Our industrial model of farming (chemical farming) is making “sick the new normal”.

How to change the world, regenerative farming 

Regeneration International and Kiss the Ground have teamed up to create a video series they call “Trails of Regeneration.” Their latest segment takes you to Normandy, France, for a closer look at a farm that has been highly successful over the last 12 years: Farm du Bec Hellouin.

By what yardstick do farmers Charles and Perrine Hervé-Gruyer measure the success of their farm business? For starters: yield.

Using regenerative practices, the husband-and-wife team says they can grow as much food on one-tenth of a hectare (one hectare equals about 2.3 acres) of land as neighboring farms grow on only one hectare of land! How? The organic farm, based on the principles of permaculture, uses mound cultivation, agroforestry, associated crops, animal traction, fragmented ramal wood, effective microorganisms, terra preta and more.

But better yields is just one aspect of this farm’s success. These farmers are also restoring soil fertility, sequestering carbon and cultivating biodiversity.

As the couple explains on their website:

We believe that permaculture may be the “new software” that would allow us to transform our relationship to the Earth. The vision of permaculture proposes to put trees back at the heart of the system. We are convinced that trees will save the planet. We can create edible landscapes based on fruit trees and perennial plants around our homes, towns and villages, and change our diet by consuming fewer animal products, less cereals and more fruits…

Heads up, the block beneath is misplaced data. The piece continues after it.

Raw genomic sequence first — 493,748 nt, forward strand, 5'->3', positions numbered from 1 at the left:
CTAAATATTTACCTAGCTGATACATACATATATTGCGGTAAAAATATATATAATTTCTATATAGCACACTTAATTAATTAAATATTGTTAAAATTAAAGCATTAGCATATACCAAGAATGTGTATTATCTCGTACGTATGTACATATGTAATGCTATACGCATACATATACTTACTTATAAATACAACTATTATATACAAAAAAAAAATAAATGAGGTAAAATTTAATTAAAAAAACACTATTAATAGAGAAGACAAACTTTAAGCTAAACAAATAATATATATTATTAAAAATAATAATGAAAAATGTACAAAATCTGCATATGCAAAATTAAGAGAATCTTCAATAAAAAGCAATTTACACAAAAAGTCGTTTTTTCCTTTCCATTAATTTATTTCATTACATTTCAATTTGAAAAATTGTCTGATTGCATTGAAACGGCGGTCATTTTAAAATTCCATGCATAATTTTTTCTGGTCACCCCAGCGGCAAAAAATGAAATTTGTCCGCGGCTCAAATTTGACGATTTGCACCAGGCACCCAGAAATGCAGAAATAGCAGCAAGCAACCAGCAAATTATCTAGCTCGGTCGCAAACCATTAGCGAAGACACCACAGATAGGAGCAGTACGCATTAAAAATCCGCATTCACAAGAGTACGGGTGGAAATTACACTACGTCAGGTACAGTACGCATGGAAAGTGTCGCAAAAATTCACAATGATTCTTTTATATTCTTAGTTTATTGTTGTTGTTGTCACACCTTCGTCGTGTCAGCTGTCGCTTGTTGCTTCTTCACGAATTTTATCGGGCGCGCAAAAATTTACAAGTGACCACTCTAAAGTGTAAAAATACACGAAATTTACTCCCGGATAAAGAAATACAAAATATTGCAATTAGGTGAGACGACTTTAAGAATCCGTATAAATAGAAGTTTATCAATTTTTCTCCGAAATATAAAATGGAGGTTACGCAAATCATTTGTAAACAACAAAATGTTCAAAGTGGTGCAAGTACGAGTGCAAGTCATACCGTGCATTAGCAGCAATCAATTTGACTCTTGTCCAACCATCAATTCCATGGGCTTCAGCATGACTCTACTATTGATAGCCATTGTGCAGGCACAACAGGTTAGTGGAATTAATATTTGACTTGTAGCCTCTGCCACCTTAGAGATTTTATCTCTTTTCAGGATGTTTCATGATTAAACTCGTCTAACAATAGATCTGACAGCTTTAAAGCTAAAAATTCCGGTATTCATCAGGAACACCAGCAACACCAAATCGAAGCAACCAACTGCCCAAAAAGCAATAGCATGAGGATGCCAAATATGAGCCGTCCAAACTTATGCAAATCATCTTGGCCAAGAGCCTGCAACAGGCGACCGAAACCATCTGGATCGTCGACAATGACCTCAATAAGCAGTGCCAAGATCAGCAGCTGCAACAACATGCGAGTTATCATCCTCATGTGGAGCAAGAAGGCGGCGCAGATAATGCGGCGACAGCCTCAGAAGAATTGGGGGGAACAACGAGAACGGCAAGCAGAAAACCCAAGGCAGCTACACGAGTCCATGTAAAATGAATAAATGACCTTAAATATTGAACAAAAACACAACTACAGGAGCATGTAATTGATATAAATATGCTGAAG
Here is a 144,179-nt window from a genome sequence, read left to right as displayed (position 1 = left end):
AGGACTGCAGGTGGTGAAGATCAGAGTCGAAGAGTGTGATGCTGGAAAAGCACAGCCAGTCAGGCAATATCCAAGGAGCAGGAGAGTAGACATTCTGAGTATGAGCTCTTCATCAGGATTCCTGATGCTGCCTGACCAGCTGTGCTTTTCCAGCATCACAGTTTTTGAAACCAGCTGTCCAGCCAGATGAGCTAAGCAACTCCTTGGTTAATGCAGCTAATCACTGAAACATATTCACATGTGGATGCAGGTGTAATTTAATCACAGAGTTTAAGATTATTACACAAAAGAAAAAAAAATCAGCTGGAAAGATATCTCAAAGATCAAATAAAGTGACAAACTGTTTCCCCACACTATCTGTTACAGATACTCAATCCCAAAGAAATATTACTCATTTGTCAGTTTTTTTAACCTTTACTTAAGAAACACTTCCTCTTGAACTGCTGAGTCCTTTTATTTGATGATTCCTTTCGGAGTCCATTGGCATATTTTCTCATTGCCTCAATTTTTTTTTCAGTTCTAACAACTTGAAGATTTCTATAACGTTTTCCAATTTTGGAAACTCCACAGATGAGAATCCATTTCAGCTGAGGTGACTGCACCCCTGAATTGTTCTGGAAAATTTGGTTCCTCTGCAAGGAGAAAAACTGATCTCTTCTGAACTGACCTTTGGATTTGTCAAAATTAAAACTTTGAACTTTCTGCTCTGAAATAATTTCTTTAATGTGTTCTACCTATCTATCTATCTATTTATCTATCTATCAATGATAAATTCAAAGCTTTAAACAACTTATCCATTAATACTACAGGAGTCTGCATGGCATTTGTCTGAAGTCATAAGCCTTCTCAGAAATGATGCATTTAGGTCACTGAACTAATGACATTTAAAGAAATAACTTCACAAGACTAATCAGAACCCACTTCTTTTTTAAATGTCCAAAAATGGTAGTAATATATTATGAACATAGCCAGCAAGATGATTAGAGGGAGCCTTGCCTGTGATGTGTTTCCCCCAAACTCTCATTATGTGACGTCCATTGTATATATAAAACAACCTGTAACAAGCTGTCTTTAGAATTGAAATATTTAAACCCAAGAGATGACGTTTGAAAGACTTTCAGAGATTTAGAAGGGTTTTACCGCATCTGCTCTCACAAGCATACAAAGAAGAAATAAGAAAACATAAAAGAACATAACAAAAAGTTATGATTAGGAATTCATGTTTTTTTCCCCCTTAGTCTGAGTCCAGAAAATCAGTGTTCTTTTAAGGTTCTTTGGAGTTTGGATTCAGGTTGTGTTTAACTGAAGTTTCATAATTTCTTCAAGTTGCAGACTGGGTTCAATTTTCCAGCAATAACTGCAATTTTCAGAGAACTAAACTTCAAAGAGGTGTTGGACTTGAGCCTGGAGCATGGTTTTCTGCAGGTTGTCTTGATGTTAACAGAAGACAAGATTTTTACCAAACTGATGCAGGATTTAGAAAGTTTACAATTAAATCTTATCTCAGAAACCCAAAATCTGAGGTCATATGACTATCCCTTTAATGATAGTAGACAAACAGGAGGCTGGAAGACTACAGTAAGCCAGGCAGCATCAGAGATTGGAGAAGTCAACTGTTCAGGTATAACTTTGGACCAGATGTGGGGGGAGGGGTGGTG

More tree-based and living agriculture is good for both people and the earth, generates fertility, produces eco-building materials, biomass and firewood, and heals the climate by storing carbon in soils and trees.

In the “Trails of Regeneration” episode featuring their farm, Charles and Perrine walk viewers through the regenerative practices they use, and why. Charles shares their obsession with increasing soil fertility and sequestering carbon in the soil. Perrine explains how they try to use as little water as possible, describing the ponds throughout their property, how they are interconnected and why that matters.